The ancient traditional Japanese values and behaviour differ fundamentally from those raised in Christianized cultures in the most extraordinary Ways.
In 1543, a Chinese junk with several Portuguese traders was blown off course into Japan.
Here the first ever recorded encounter between Westerners and Japanese occurred on Tanegashima off the coast of Kyushu.
It was here the Japanese were first introduced to firearms, gun powder, and tobacco.
Indeed the lord of the island was so impressed with the Portuguese matchlock instrument of death, he ordered his craftsmen to set up a foundry and duplicate them.
Here is evidence of the innate Japanese trait of taking novel items from other worlds and crafting the object into something uniquely Japanese, and more often than not, superior in all aspects.
In spite of these brilliant displays of craftsmanship and understanding, in the eyes of the Westerners, the Japanese had no sense of morality or ethics.
Imagine the shock of the first puritanical foreign missionaries arriving in Japan, in what Koizumi Yakumo describes as “fairyland.”
The attitude and behaviour of the Japanese in most practical matters, including those of a sexual nature, are in fundamental alignment with nature, as is indicative of an agrarian island nation.
Even today the Japanese do not regard nudity or sex as sinful or something shameful.
This was made evidently clear as one enjoyed a leisurely outdoor bath in one of the ubiquitous hot springs sprinkled throughout Japan.
The cleaning lady was chatting with stark-naked male patron in what could only be described as a surreal scene in a peculiar movie.
She was also kind enough to mention the lovely day while checking the bath temperature, as one was soaking solo in the outdoor taru buro.
No issues, as one was able to overcome the Occidental Christian shame and punishment protocol concerning nudity, which also happens to be a reflection of the beauty and divinity of our common body and soul.
These criticisms of the Japanese was to continue for the next 400 years.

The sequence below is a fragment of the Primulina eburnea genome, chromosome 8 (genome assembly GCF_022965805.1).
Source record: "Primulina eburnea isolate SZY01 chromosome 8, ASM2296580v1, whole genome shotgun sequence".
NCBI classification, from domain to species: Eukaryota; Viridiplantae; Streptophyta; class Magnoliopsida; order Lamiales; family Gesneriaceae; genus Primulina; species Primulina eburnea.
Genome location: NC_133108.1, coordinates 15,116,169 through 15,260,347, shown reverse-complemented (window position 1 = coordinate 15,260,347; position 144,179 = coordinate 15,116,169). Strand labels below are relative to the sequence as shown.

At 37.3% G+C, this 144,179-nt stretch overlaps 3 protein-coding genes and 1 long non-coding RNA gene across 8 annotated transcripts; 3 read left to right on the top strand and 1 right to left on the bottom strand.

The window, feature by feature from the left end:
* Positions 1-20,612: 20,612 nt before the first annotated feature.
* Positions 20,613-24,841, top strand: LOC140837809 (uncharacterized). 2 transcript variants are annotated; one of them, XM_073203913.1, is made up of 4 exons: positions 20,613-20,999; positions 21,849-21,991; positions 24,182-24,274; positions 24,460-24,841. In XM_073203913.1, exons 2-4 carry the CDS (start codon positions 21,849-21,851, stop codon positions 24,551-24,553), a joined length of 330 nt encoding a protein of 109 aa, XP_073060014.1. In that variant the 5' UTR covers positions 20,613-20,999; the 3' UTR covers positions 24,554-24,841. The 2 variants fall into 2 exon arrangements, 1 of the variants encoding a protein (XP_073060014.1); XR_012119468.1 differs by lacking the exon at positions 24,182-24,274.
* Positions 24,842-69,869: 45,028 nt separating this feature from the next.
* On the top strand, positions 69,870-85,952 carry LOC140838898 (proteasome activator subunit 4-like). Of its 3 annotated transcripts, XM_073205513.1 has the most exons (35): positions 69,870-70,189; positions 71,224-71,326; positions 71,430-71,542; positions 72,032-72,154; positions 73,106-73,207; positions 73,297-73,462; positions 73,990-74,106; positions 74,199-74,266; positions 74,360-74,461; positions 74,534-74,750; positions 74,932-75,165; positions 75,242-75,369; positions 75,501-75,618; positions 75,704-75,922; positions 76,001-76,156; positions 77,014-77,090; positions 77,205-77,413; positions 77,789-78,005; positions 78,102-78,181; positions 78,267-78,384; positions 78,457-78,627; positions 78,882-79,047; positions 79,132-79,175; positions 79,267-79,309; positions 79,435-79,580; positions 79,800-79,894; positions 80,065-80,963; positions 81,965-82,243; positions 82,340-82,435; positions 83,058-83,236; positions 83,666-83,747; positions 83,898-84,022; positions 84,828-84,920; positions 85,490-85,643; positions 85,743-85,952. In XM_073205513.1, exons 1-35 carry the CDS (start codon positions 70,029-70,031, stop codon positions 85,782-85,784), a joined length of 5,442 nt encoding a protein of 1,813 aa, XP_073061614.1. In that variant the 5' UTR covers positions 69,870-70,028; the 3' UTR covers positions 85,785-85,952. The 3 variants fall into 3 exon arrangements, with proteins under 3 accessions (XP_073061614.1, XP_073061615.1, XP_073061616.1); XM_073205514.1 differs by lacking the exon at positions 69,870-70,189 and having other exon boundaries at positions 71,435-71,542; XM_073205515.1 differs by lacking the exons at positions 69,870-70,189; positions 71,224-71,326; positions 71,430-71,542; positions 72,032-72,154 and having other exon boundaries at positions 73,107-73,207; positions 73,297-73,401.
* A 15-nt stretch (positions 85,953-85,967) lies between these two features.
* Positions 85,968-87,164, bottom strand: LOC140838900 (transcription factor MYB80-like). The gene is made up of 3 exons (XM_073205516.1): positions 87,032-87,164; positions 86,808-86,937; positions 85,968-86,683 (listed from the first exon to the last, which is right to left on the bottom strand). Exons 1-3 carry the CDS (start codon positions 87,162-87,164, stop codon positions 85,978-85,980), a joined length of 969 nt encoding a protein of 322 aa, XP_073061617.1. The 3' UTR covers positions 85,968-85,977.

Exposed here is the Occidental Christians protocol of projecting superiority over Japanese culture and way of life, where they advocates detachment from the natural ebb and flow of life, and one’s own ancestors.
A more practical understanding of the difference between Western and Japanese morality only really came to light the mid-1900s
The difference between these two distinct minds is directly bound to the religious systems dominating the two cultures.
Keep in mind, the Japanese are not, and never have been “religious” in the mythological sense of Christianity.
In the West, Christianity and its dogma is based upon the absolute principles of good and bad, right and wrong.
This is the dominant philosophical and spiritual force of Christianity which embodies a detailed code of thought and behaviour that was drummed into Westerners from childhood.
Even all the more unpleasantly so, every thought and action was prescribed and judged by a single, all-powerful, all-knowing god.
Westerners were conditioned to pass judgment on every aspect of life, labeling every thought and action as good or bad, moral or immoral.
All precepts pertaining to life were expressed in these absolute terms.
These canons of Mammon were created to serve generation after generation of morally bankrupt religious parasites sucking the spirit and soul from our common humanity.
Life in the West was ruled by absolute principles, starting with the Ten Commandments.